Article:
Biographical or Historical Information
H. C. (Hugh Clete) and R. L. (Robert Lee) Edwards ran sawmills in Marion and Arcadia, Louisiana, before they moved to Bastrop, Texas in 1928. In July, 1936 they organized the Edwards Brothers Lumber Company, purchased the land of the defunct New Birmingham Development Company near Rusk, Texas, and moved their sawmill operations there, soon becoming Cherokee County's largest lumber manufacturing company. R. L.'s son, Billie (Robert Lavalle), and the bookkeeper, C. F. Mehner, were active in the company as were Ada Jane Pace (Mrs. R. L.) Edwards who ran the commissary, her assistants (first, Rosalie Byrum Kitchens; then Kitchens' sister, Eula May Byrum Daniels), and J. C. Banks (assistant bookkeeper). Soon after the move to Rusk, R. L.'s older son, Arthur Nathan, returned to Bastrop where he ran a retail lumber store. R. L.'s daughter, Hazel Lee (Mrs. Henry Pinkney) Townsend of Bastrop, then Austin, Texas was never active in the company.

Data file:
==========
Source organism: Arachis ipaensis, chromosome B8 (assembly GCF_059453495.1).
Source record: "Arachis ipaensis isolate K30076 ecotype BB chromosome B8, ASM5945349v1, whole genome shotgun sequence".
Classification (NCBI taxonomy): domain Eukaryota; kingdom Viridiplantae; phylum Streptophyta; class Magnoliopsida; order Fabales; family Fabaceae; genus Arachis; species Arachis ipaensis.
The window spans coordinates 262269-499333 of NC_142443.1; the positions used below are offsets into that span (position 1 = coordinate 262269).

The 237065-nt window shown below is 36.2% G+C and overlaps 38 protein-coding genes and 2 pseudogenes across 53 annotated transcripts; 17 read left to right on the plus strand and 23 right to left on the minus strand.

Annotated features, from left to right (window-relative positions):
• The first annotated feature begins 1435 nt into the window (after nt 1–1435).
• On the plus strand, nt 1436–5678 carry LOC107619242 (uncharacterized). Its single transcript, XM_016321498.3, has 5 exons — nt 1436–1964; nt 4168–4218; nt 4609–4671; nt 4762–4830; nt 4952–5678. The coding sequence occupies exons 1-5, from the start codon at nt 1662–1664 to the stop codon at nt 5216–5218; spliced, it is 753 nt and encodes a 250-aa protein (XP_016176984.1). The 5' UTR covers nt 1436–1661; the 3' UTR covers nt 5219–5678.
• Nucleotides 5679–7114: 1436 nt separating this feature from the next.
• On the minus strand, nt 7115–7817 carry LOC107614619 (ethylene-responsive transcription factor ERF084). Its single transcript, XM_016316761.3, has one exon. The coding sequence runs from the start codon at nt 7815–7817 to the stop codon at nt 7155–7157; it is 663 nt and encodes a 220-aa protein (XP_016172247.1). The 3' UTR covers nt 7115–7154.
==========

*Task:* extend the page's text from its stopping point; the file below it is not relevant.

In addition to the sawmill, the company operated a commissary (which sold groceries, dry goods, work clothes, and gasoline), a school bus, and rental houses for the workers. Since it ran a store and a sawmill, the company bought goods from a wide variety of vendors. It sold its goods directly, through lumber agents, and through other companies, especially the W. H. Norris Lumber Company, with which it had a special relationship. The partners, especially R. L., held oil and gas leases in Louisiana, but these and other investments seemed to be individual ventures.
R. L.'s death in 1951 and H. C.'s serious illness from about then until his death in 1953 caused the company to close in 1952. In addition to several jobs, including running a service station and managing the E & E Ranch, Billie sold off the company's assets and kept its name active through the late 1950s.
Perhaps because the company was a small business operated by brothers, there are no records to indicate its internal organization and operation, except that R. L. seems to have been more active in its purely business activities. The records, however, do document the company's relations with employees, customers, suppliers, governmental bodies, and trade associations. The estate settlements and other records after 1953 show the dissolution of a partnership and the liquidation of a company's assets after the partners' deaths.